Going the Extra Mile

Two months ago we posted a Facebook blog on the long corridor that disabled people are expected to walk down before they reach the room where ATOS carries out PIP assessments in Dundee. Many people have told us of the struggle they faced getting down the corridor, and how their very ability to reach the assessment seems to be being used as a reason not to award them points for limited mobility. As was noted in one of the comments on that post, ATOS appears to be following similar logic to the old witch trials: float and you’re guilty, sink and you’re innocent, but dead.

We are now publishing a plan so that people going for an assessment can go straight to the door by the waiting room and assessment rooms and not be forced to walk the ‘blue mile’. Unfortunately you will still have to navigate the length of the building and back if you need the toilet, because that is at the other end from the assessments.

Most people going to the building would naturally park in the visitors’ parking area, ‘A’ on this view from Google Earth, and go to what appears to be the main entrance, ‘B’, to be told that the entrance for assessments is in the new building further down the path at ‘C’. However that building has another identical entrance at the other end, ‘D’, with more parking spaces just outside. This unprepossessing doorway (see picture) is labelled Fire Exit, but if you ring the bell for PIP assessments, you will discover that the waiting room/ reception area is just by this entrance, with the assessment rooms off it. No need to go down that corridor – unless you need the toilet.

PIP assessment centre


Just by putting in an additional toilet and some new signs, ATOS could save the people they profess to care for a great deal of agony and eliminate the brutal witch test from their assessments. If they continue to fail to do so, it will be more evidence of their warped priorities.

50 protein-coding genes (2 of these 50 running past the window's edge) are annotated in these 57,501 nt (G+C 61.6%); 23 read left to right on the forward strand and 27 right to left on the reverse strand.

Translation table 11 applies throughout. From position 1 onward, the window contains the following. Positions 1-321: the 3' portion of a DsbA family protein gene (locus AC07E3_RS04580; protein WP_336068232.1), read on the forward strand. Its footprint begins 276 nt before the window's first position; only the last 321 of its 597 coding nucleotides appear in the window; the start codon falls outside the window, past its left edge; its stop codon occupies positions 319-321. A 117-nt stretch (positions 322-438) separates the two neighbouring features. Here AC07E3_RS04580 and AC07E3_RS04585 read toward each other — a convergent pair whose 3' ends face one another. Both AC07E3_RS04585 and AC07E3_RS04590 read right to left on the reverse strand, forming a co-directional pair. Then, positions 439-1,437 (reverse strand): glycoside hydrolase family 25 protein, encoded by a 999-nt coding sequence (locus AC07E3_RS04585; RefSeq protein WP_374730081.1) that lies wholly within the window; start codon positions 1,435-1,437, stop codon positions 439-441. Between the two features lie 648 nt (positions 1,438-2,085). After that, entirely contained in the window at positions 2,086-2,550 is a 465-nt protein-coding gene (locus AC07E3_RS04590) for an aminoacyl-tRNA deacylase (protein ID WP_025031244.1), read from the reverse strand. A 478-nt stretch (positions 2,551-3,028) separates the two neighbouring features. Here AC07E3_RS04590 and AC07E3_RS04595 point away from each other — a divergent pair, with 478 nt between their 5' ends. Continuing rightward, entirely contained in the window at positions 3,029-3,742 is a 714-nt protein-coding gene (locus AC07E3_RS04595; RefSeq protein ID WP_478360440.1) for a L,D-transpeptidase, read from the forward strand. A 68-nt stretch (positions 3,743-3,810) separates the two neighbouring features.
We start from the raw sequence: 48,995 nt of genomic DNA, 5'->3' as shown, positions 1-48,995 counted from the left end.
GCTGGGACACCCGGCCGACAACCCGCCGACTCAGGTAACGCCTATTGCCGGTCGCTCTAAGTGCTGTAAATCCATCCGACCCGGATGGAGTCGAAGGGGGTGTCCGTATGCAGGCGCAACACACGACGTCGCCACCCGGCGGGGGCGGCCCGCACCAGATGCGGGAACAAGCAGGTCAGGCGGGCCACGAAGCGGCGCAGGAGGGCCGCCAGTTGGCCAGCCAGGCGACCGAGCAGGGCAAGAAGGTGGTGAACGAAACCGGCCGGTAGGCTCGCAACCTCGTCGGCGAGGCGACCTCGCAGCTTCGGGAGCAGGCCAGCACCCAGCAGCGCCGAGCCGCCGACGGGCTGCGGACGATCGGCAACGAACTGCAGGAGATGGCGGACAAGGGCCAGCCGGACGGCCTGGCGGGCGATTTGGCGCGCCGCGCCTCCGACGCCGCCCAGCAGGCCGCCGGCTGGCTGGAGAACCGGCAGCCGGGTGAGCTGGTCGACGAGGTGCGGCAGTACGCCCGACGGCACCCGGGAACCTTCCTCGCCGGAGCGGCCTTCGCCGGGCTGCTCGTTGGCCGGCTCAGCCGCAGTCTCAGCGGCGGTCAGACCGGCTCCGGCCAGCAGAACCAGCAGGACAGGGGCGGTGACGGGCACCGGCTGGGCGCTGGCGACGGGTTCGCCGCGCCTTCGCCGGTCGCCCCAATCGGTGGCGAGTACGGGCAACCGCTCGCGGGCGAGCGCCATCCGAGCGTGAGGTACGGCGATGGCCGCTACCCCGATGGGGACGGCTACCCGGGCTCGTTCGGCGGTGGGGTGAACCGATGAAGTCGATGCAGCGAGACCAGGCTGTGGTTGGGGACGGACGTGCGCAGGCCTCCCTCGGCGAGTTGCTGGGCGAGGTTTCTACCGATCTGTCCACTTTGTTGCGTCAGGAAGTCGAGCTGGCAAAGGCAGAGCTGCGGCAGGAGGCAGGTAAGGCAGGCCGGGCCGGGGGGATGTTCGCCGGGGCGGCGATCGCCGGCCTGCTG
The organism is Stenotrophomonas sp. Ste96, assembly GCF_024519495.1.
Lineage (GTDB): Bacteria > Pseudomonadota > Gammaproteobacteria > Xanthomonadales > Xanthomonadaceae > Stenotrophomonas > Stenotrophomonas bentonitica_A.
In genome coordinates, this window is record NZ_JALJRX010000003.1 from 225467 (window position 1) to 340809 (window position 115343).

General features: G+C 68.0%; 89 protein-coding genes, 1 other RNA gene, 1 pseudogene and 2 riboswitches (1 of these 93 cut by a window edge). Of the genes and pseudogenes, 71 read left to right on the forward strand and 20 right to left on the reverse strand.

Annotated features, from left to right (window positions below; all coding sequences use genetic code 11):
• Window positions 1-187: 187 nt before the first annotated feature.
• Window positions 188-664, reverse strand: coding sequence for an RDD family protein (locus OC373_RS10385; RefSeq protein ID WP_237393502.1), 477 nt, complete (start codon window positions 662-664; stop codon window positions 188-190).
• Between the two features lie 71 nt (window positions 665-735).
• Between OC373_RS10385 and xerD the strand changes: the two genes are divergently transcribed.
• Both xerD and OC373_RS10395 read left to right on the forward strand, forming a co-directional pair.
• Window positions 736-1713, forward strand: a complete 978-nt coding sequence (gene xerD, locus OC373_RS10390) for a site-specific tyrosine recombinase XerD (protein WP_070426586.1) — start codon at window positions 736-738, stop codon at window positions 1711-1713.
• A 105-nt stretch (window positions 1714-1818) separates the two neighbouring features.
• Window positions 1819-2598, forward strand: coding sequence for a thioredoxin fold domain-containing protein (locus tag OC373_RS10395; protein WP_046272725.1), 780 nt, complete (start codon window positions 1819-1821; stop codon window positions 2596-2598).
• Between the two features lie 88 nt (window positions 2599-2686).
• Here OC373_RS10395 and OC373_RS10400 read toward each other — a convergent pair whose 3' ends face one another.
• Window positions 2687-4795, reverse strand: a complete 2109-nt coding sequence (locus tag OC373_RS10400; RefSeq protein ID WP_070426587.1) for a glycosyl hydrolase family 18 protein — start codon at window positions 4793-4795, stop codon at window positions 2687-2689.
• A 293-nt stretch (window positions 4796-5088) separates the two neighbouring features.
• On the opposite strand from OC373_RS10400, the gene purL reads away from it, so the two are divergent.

While we are waiting for them to make this small step back towards humanity, please share this post to anyone who has a PIP assessment in Dundee.  (Our original post is reproduced below.)



blue mile

Many people will be familiar with the film, ‘The Green Mile’, the title of which referred to a corridor in a US penal institution that led from the cell block to the execution room. Well, we can reveal that Dundee can now, courtesy of ATOS, boast its own ‘BLUE Mile’, a corridor that measures 40 metres, which is located within Prospect House, the PIP medical assessment centre at Gemini Crescent, Dundee Technology Park. We have been inundated with complaints from SUWN volunteers and disabled PIP claimants who have had their right to PIP payments affected when they have been tricked into using this corridor to exit the building by the back entrance at the termination of their assessments. Nothing underlines more the repeated claims of welfare organisations that people are being set up to fail assessments than this blatant piece of wicked trickery. According to the DWP’s own guidelines, severely disabled people with mobility problems qualify for the higher rate of mobility allowance if they are unable to walk a distance of 20 metres unaided, but, crucially, the same guidelines also state that a disabled person will ONLY fail this test if they can complete the task without pain or discomfort, in good time and they are able to repeatedly complete the task. We have represented and spoken to a number of severely disabled people who have underwent this trial by trickery and who have been left in great pain and discomfort as a result of the effort, only to find that their claim for enhanced mobility has been rejected – as a result many disabled people, who were previously on Disability Living Allowance (DLA) at the higher rate, have now found their right to a motobility car or scooter removed from them.